What’s 6-3/4 feet high by 13 feet long? This London map printed in 1747 by John Rocque of course! Originally issued in 24 panels, this map is a very detailed map of the city complete with pubs, churches and other points of interest. It came to our attention through a cataloger in RBMSCL who needs it opened and flattened so he can describe it.
This arrived in six rolls, each roll having four, 40 by 70 centimeter panels attached to a linen backing (pictured above). The first step was to meet with the curator to discuss treatment options. Everyone decided that separating each panel would make it easier to catalog and store, and ultimately much more usable as an object. As these were originally printed in panels we all felt that separating them was acceptable.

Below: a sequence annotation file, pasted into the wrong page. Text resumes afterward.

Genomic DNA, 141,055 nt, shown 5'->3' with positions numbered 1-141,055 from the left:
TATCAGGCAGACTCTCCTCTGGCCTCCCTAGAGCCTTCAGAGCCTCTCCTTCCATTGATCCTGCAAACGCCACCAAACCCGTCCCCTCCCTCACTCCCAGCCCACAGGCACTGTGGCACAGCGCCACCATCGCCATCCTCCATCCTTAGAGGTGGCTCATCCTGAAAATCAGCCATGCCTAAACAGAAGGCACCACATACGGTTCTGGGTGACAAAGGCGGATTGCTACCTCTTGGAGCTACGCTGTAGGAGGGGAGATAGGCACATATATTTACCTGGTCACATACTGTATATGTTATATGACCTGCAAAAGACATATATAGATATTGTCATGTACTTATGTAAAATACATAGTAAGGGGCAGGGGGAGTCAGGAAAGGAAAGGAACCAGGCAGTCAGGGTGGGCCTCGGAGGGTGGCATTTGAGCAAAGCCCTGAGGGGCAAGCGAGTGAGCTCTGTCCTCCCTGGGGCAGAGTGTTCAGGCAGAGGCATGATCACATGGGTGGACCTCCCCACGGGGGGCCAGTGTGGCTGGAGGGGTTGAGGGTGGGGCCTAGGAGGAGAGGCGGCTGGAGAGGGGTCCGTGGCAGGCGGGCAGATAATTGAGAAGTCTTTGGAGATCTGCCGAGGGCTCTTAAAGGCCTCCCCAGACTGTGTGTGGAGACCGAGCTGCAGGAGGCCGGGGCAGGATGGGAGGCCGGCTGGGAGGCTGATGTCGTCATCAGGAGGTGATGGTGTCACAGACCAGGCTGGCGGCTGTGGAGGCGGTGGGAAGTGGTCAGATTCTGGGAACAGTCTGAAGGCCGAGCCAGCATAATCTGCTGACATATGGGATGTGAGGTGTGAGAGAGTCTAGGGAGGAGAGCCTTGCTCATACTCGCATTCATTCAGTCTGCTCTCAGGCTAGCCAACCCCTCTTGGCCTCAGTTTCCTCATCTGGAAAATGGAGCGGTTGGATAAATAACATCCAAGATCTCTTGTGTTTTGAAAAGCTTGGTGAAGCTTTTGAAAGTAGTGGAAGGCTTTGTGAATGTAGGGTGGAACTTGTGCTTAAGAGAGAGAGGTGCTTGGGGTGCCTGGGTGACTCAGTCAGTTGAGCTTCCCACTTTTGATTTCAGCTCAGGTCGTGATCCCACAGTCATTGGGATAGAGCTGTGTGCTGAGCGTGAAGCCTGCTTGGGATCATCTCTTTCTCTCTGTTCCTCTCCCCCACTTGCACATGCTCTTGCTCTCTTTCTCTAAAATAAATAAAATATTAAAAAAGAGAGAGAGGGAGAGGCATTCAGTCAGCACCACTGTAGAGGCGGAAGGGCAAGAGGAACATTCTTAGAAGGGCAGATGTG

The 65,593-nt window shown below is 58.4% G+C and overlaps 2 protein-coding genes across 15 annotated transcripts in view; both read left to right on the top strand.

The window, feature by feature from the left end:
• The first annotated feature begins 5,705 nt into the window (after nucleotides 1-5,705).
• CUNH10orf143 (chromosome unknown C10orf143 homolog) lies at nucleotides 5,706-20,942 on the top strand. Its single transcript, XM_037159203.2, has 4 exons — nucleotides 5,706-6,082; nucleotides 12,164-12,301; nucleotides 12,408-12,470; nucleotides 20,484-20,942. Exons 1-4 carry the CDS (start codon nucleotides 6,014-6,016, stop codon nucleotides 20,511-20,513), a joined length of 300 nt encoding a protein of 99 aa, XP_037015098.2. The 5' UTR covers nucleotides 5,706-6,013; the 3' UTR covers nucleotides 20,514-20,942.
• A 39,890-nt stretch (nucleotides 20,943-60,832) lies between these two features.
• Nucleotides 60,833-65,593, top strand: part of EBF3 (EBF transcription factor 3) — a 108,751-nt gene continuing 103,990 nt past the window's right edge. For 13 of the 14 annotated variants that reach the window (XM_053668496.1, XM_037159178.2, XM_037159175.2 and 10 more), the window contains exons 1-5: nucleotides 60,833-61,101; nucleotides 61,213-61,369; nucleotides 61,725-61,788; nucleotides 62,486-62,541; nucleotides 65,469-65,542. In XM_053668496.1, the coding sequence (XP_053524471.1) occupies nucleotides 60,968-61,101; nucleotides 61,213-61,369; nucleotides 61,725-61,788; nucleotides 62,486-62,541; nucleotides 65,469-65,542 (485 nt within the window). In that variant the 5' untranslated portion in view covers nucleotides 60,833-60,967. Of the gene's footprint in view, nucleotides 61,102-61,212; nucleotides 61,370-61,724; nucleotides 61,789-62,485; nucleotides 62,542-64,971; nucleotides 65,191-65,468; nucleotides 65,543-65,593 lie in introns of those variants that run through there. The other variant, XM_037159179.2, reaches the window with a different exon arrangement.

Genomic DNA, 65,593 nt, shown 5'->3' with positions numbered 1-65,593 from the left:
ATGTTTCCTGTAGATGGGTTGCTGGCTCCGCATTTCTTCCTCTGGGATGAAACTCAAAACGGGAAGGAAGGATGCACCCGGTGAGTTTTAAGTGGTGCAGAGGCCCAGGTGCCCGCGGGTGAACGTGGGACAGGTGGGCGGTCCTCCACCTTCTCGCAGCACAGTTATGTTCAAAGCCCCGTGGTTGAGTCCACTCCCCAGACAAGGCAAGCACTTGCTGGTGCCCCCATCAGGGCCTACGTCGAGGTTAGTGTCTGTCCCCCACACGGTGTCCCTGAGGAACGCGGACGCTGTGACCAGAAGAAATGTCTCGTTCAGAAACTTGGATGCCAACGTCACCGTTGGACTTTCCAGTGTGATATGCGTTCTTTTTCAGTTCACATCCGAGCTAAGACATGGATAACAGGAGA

After getting the go-ahead we carefully cut the panels at the “seams” leaving each panel adhered to its linen support. Next we dry-cleaned the front and back of each panel to remove surface dirt. Each roll will go into a humidification chamber (pictured left) to relax the paper and fabric so it can be unrolled and flattened between felts and a heavy weight. Once flat, we will repair the damaged areas and create a housing for them as a group. Then back they go to cataloging and ultimately the shelf so that you, too, can request to look at them.